Objective: To identify the factors considered by parents to be most important in determining overall satisfaction with care in a children’s emergency department, and to assess whether these factors are influenced by the child’s age and triage category.
Design: A prospective questionnaire-based study of parents attending a paediatric emergency department with their child.
Setting: Bristol Royal Hospital for Children, Bristol, UK.
Participants: The parent or next of kin adult accompanying a child to the emergency department during the study period.
Outcome measures: The primary outcome measure was the response to the questionnaire. The secondary outcome analysed responses according to the child’s age and triage category.
Results: During the sampling period questionnaires were distributed to the parent or accompanying adult of 247 children, of which 225 (91%) were completed. The most important factors were: a clear explanation of the child’s diagnosis and treatment plan; the ability of a parent to stay with their child at all times; rapid and adequate pain relief; and staff attitude. These factors significantly outranked waiting times and other process issues. The age and triage category of the child did not influence these preferences.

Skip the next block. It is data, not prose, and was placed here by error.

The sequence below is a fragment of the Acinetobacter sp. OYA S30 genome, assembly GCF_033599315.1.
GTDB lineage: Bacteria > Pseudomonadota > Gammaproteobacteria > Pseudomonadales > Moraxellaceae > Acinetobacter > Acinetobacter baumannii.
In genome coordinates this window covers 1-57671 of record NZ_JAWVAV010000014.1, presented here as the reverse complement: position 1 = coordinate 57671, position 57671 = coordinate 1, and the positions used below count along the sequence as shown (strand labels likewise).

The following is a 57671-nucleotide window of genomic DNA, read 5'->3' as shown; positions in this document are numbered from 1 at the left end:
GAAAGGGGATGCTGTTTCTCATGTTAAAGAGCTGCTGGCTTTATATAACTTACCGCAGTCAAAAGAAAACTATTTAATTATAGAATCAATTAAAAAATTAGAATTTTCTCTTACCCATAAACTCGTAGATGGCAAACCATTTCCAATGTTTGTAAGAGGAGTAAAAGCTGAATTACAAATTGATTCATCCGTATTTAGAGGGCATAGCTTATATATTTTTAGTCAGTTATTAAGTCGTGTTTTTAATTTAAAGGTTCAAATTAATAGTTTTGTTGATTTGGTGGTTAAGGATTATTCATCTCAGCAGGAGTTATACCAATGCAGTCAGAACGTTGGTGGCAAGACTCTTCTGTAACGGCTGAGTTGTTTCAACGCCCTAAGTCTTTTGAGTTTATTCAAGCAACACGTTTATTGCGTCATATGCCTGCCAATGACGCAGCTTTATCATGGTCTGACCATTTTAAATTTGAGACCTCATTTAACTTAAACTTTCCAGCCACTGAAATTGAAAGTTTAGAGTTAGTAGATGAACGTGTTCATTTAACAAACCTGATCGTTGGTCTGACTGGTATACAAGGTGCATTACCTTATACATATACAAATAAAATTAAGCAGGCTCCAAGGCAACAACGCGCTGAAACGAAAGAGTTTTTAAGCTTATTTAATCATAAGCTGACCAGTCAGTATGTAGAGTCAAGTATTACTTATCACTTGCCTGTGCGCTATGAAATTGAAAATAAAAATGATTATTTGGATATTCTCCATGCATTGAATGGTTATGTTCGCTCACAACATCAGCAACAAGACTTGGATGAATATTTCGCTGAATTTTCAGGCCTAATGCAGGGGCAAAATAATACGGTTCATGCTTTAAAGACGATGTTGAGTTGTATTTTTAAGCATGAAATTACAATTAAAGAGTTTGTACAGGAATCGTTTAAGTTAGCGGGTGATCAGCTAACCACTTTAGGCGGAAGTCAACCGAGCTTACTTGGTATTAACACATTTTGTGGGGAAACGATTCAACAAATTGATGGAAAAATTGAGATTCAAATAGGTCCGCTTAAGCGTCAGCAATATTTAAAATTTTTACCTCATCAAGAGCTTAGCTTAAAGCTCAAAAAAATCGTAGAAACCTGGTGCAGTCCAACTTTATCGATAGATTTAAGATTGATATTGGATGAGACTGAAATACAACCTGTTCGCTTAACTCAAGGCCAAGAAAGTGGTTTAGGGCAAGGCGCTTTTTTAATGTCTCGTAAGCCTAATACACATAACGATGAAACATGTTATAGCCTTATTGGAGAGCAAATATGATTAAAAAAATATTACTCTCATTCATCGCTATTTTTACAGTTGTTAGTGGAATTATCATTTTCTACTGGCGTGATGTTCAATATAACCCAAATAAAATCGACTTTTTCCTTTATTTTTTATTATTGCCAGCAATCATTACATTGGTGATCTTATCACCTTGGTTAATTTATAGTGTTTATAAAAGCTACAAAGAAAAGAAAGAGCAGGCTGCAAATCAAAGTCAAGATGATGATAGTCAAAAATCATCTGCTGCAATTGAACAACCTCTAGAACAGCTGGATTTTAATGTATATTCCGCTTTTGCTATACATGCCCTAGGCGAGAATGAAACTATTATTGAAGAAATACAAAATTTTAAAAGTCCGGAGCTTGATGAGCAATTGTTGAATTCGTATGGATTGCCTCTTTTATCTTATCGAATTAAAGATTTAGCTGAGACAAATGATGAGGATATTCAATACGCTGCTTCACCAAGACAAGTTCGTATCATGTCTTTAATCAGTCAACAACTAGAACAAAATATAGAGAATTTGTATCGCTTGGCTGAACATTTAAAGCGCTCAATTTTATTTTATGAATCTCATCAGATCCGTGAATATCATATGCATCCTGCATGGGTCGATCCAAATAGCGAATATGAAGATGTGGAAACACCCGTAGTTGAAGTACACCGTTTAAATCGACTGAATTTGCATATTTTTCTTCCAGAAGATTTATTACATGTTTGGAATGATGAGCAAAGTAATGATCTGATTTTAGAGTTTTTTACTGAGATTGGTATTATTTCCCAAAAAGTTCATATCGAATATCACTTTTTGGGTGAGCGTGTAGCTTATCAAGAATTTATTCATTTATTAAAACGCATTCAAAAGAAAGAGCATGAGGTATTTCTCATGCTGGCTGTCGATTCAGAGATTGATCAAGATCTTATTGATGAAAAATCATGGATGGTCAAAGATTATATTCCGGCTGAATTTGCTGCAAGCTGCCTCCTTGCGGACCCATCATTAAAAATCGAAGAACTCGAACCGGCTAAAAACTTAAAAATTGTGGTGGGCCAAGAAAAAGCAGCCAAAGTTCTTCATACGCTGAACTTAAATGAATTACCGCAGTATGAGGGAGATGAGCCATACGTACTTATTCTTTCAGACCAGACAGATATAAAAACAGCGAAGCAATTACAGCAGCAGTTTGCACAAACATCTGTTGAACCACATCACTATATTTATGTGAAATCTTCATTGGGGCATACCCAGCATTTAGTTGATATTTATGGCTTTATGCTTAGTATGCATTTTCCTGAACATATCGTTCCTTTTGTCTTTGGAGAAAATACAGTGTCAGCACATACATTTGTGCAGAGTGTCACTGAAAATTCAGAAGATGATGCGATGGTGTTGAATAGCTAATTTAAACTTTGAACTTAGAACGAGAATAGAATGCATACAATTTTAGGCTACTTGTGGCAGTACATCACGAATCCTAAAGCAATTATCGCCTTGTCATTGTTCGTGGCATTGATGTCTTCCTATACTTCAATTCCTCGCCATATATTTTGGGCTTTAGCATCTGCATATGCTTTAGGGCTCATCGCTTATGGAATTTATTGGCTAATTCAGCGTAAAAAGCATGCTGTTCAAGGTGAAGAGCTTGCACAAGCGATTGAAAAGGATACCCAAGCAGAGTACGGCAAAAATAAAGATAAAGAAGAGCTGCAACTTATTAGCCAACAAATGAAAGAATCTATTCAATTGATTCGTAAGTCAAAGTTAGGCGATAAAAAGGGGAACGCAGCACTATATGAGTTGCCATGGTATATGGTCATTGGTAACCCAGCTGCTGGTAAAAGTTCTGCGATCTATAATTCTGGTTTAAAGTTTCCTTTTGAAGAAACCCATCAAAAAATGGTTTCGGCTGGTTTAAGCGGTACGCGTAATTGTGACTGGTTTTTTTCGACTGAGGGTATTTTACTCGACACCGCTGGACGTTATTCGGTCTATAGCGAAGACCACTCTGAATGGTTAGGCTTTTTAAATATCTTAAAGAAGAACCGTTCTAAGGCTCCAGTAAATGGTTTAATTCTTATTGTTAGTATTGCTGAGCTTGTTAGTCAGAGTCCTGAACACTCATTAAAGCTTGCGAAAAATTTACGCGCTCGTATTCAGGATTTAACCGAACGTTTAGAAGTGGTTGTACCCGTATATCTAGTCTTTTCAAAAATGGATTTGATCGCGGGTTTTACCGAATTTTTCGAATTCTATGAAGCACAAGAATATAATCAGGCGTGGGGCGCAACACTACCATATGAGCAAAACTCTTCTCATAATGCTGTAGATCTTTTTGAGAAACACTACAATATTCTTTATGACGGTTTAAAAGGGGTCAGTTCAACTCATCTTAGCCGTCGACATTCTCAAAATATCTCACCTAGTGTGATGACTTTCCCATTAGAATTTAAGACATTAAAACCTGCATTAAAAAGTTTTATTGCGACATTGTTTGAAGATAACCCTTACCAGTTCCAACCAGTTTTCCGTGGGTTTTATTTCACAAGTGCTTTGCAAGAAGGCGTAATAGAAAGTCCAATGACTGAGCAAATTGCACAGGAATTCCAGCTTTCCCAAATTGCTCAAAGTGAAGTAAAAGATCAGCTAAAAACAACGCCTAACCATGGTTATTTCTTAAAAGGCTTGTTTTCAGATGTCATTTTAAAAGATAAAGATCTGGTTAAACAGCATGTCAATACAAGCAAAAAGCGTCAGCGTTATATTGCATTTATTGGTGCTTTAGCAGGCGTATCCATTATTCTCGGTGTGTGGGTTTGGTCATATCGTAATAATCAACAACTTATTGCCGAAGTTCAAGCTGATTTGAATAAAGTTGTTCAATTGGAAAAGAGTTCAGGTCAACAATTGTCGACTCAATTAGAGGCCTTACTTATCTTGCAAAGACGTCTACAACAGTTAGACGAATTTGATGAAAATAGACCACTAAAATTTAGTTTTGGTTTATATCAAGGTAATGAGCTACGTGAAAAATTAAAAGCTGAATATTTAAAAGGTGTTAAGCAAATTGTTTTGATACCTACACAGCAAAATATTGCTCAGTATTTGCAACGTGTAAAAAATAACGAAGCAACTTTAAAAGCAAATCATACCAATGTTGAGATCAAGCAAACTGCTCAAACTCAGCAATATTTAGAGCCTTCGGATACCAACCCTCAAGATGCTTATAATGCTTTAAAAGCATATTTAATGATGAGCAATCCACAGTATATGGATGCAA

Conclusion: Despite recent emphasis on waiting times and emergency department throughput in the UK, parents still value the clinical interaction above process issues when their child visits an emergency department. Current efforts to reduce the time spent by children in an emergency department must not undermine the core service values that are most appreciated by parents, and which will lead to the greatest satisfaction.
Statistics from Altmetric.com
If you wish to reuse any or all of this article please use the link below which will take you to the Copyright Clearance Center’s RightsLink service. You will be able to get a quick price and instant permission to reuse the content in many different ways.
Funding: This study received funding from the Bristol Academic Department of Emergency Care which is supported by the Anthony Hopkins Memorial Prize awarded by the College of Emergency Medicine.
Competing interests: None.
Ethics approval: Approval for the study was obtained from the Gloucestershire Research Ethics Committee (05/Q2005/29).